A Policy Statement from Northwestern Health Sciences University

In Minnesota and across the nation, an aging population, misuse of prescription medications, inadequate pain management and the rising incidence of chronic disease continue to drive the unsustainable cost of healthcare. In the United States, healthcare spending is approximately 18% of GDP – almost twice that of other high income countries. This is due, in large measure, to high physician salaries, prescription medication and administrative expenses. In spite of that rate of spending, our return on investment is poor, with Americans experiencing worse health outcomes than comparable countries. (1)

Rising insurance premiums, high annual deductibles and visit co-pays are also creating financial challenges for consumers. American families – and the employers that continue to provide them with health coverage – are facing average insurance premiums that have now topped over $20,000 in 2019, but with workers paying an increasing portion of that cost along with higher annual deductibles. (2) That cost-shifting and higher out-of-pocket consumer spending creates financial challenges often lead patients to avoid or delay the care they need. (3)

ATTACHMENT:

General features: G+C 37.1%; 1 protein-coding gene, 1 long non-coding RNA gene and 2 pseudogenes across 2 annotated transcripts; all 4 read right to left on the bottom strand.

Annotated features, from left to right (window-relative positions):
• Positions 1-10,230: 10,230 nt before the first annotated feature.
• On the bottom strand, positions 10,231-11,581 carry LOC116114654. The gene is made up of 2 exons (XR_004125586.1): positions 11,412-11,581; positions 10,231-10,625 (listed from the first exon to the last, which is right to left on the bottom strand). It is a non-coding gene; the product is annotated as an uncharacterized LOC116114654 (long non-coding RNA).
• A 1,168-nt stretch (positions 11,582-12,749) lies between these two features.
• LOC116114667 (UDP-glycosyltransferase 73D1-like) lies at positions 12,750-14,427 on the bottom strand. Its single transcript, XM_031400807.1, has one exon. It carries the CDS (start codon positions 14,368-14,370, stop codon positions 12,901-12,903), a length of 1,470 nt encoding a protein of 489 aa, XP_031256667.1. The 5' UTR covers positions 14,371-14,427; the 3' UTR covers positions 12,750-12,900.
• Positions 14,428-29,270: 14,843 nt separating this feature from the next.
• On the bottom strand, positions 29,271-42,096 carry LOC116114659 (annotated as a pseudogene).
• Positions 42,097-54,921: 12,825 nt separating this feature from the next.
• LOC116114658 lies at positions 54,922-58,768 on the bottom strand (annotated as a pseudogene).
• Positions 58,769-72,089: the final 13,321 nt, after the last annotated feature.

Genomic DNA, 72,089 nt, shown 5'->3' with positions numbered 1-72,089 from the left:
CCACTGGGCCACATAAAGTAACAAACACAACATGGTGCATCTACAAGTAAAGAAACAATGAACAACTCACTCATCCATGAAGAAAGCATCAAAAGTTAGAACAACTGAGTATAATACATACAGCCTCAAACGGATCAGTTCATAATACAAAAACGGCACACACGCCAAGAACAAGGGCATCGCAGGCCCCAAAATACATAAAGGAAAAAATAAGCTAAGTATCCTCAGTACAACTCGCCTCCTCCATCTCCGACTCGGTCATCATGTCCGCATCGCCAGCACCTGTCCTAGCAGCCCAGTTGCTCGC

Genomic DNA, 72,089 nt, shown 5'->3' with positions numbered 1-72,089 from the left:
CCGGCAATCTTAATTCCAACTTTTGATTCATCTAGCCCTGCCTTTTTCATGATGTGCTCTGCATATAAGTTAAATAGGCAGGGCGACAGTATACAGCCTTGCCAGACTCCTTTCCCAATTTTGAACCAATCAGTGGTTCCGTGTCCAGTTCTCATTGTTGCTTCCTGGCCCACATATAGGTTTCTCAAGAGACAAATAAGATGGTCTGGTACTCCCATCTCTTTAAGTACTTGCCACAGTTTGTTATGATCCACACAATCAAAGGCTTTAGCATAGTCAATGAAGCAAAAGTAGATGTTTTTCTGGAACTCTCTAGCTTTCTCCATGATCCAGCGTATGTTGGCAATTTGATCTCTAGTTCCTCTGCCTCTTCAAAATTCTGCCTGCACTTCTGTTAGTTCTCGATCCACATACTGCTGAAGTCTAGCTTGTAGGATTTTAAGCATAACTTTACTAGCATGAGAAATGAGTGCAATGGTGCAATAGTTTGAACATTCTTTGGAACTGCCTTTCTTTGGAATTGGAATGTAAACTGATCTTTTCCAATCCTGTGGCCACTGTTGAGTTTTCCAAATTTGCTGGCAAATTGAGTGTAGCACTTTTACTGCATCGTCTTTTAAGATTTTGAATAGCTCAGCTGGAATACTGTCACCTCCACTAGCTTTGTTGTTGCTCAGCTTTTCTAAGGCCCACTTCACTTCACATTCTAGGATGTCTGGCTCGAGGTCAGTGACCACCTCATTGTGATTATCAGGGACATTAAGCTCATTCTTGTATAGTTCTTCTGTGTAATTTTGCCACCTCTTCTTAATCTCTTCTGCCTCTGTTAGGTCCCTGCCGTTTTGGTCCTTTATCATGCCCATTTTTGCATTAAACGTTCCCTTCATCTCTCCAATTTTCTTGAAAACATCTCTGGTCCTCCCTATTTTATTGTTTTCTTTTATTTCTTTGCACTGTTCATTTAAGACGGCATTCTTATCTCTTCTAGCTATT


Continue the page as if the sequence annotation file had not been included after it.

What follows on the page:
Beyond exorbitant costs, the policies that control healthcare access and how services get paid often dictate the care individuals receive. Alarmingly, these policies are not always aligned with the delivery of evidence based healthcare. This gap threatens the effectiveness and efficiency of the entire healthcare system.

As we consider these health and policy challenges, an opportunity exists to reexamine the role of complementary and integrative healthcare for improving whole person health, increasing access to evidence based therapies, and curbing uncontrolled healthcare costs.

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